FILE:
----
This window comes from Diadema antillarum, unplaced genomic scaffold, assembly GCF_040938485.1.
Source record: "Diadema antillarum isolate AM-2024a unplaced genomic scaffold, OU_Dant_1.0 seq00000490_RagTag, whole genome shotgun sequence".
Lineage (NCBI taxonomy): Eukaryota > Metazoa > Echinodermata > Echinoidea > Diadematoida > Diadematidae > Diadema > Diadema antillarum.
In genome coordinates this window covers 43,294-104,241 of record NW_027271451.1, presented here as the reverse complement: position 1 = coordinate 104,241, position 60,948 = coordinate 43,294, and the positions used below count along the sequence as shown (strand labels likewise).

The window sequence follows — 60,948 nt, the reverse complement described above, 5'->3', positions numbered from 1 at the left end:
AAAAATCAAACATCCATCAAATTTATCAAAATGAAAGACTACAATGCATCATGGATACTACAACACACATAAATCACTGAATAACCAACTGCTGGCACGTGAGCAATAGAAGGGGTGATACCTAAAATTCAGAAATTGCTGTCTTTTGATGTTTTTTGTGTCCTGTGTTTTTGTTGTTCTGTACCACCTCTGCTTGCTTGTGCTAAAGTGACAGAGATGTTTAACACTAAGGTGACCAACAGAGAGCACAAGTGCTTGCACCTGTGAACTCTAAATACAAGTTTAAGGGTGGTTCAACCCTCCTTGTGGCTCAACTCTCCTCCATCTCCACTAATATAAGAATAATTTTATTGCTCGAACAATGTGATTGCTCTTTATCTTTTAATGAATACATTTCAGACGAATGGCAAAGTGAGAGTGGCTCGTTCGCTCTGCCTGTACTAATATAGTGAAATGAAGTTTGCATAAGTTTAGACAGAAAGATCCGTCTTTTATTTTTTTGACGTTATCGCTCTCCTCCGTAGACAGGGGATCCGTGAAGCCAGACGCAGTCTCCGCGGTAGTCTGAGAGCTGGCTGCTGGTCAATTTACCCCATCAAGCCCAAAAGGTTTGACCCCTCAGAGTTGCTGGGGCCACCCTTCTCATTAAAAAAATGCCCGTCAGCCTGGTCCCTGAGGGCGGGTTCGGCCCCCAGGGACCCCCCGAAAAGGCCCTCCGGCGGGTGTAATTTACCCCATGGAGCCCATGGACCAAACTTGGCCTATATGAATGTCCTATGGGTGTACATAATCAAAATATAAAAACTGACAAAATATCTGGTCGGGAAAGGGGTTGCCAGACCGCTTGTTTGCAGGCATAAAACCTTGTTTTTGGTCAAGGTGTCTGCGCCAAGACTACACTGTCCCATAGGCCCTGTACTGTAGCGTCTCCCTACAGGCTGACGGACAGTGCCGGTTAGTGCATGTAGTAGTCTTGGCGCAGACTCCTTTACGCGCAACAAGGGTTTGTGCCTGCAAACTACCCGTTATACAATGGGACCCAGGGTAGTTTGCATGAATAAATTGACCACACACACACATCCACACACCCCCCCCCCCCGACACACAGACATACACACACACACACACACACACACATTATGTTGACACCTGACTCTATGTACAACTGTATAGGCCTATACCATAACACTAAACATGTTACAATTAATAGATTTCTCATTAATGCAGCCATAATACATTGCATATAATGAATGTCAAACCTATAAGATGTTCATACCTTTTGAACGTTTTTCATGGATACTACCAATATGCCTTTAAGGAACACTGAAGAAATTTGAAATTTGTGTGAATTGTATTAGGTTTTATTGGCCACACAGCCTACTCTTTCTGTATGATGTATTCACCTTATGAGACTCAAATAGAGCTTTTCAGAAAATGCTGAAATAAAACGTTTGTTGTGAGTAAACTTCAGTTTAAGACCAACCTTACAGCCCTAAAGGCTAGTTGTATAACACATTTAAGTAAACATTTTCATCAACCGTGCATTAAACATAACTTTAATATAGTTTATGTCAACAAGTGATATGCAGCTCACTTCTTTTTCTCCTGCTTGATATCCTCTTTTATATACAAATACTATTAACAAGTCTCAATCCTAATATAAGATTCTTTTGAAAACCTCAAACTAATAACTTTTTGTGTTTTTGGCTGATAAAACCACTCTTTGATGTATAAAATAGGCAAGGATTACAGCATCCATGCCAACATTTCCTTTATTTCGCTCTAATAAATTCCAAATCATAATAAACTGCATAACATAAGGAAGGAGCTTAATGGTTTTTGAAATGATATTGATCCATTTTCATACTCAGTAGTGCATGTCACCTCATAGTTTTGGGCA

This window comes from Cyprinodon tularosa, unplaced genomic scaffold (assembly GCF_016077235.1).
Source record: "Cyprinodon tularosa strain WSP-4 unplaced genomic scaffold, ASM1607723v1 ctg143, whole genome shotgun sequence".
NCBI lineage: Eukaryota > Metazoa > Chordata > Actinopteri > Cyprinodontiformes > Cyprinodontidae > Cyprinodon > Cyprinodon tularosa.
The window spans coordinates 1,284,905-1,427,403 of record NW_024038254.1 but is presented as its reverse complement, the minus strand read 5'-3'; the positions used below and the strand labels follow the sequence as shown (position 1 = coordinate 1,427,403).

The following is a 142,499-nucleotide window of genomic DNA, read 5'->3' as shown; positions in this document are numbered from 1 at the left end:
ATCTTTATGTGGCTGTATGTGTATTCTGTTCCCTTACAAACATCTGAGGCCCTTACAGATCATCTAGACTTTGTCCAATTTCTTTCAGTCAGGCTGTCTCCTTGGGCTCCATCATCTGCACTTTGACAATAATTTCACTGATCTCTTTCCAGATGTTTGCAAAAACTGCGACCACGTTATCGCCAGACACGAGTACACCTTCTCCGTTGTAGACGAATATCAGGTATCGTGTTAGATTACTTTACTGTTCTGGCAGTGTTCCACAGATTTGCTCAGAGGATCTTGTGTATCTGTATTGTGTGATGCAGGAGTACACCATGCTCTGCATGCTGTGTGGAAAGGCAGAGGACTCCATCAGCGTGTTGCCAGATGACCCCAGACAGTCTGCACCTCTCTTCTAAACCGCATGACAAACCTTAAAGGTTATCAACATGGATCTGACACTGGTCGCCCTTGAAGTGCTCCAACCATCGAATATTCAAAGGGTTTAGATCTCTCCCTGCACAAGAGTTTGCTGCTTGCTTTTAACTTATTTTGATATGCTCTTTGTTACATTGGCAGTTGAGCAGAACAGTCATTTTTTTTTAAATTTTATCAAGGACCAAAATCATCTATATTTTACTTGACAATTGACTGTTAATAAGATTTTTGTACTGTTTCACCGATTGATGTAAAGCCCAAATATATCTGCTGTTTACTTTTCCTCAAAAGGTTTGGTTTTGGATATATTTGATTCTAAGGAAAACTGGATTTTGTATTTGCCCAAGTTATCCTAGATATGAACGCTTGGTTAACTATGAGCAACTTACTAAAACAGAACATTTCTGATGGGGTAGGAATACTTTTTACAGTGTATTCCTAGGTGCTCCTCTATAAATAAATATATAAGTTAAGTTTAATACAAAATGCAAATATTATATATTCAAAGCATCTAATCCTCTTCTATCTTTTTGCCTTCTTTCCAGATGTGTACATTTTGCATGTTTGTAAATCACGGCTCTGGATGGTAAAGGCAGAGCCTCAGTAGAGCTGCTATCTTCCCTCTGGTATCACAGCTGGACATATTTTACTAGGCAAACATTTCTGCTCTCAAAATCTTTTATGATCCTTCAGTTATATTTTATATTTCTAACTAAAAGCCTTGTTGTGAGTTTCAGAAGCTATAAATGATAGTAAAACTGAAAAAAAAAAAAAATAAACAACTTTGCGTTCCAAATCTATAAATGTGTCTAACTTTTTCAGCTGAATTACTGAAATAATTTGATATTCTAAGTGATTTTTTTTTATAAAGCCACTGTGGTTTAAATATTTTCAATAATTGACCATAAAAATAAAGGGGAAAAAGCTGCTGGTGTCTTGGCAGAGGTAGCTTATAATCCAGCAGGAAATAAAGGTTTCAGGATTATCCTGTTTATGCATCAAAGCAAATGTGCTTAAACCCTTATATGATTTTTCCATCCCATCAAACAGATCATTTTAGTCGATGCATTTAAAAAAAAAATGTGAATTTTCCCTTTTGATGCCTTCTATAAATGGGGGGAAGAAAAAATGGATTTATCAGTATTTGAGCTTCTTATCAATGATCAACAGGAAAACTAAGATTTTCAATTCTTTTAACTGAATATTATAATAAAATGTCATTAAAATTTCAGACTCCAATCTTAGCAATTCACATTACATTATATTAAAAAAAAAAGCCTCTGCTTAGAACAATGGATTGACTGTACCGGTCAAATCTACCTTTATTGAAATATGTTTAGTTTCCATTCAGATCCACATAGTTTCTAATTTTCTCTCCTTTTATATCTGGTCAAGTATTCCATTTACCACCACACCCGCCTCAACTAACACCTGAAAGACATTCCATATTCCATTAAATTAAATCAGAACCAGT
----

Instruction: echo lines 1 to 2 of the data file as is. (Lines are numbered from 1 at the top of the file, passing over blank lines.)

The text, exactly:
This window comes from Diadema antillarum, unplaced genomic scaffold, assembly GCF_040938485.1.
Source record: "Diadema antillarum isolate AM-2024a unplaced genomic scaffold, OU_Dant_1.0 seq00000490_RagTag, whole genome shotgun sequence".